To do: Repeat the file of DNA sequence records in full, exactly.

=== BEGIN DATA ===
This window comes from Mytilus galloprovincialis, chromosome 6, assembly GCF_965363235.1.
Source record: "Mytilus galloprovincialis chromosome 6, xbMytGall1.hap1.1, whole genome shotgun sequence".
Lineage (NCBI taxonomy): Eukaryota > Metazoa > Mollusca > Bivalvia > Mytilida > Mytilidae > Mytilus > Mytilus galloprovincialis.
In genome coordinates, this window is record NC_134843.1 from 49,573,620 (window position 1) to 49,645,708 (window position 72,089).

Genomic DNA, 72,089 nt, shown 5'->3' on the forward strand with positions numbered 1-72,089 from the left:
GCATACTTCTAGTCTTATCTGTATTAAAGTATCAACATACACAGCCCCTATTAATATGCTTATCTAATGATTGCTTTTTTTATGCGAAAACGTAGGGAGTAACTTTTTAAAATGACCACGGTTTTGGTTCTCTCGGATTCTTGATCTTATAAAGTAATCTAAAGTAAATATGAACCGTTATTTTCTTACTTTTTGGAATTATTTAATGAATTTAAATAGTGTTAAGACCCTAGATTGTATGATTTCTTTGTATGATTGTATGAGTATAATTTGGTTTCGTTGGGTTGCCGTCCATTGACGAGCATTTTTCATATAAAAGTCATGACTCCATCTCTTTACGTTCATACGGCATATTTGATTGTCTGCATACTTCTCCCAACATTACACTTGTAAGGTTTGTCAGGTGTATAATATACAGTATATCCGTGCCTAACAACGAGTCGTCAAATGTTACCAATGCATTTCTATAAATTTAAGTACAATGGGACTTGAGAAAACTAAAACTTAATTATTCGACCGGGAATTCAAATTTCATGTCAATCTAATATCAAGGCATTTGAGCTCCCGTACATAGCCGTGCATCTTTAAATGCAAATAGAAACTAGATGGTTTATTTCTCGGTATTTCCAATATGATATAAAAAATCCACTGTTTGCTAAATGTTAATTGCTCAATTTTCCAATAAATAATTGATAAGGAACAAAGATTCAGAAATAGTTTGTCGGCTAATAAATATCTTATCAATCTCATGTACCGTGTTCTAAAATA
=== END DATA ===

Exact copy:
This window comes from Mytilus galloprovincialis, chromosome 6, assembly GCF_965363235.1.
Source record: "Mytilus galloprovincialis chromosome 6, xbMytGall1.hap1.1, whole genome shotgun sequence".
Lineage (NCBI taxonomy): Eukaryota > Metazoa > Mollusca > Bivalvia > Mytilida > Mytilidae > Mytilus > Mytilus galloprovincialis.
In genome coordinates, this window is record NC_134843.1 from 49,573,620 (window position 1) to 49,645,708 (window position 72,089).

Genomic DNA, 72,089 nt, shown 5'->3' on the forward strand with positions numbered 1-72,089 from the left:
GCATACTTCTAGTCTTATCTGTATTAAAGTATCAACATACACAGCCCCTATTAATATGCTTATCTAATGATTGCTTTTTTTATGCGAAAACGTAGGGAGTAACTTTTTAAAATGACCACGGTTTTGGTTCTCTCGGATTCTTGATCTTATAAAGTAATCTAAAGTAAATATGAACCGTTATTTTCTTACTTTTTGGAATTATTTAATGAATTTAAATAGTGTTAAGACCCTAGATTGTATGATTTCTTTGTATGATTGTATGAGTATAATTTGGTTTCGTTGGGTTGCCGTCCATTGACGAGCATTTTTCATATAAAAGTCATGACTCCATCTCTTTACGTTCATACGGCATATTTGATTGTCTGCATACTTCTCCCAACATTACACTTGTAAGGTTTGTCAGGTGTATAATATACAGTATATCCGTGCCTAACAACGAGTCGTCAAATGTTACCAATGCATTTCTATAAATTTAAGTACAATGGGACTTGAGAAAACTAAAACTTAATTATTCGACCGGGAATTCAAATTTCATGTCAATCTAATATCAAGGCATTTGAGCTCCCGTACATAGCCGTGCATCTTTAAATGCAAATAGAAACTAGATGGTTTATTTCTCGGTATTTCCAATATGATATAAAAAATCCACTGTTTGCTAAATGTTAATTGCTCAATTTTCCAATAAATAATTGATAAGGAACAAAGATTCAGAAATAGTTTGTCGGCTAATAAATATCTTATCAATCTCATGTACCGTGTTCTAAAATA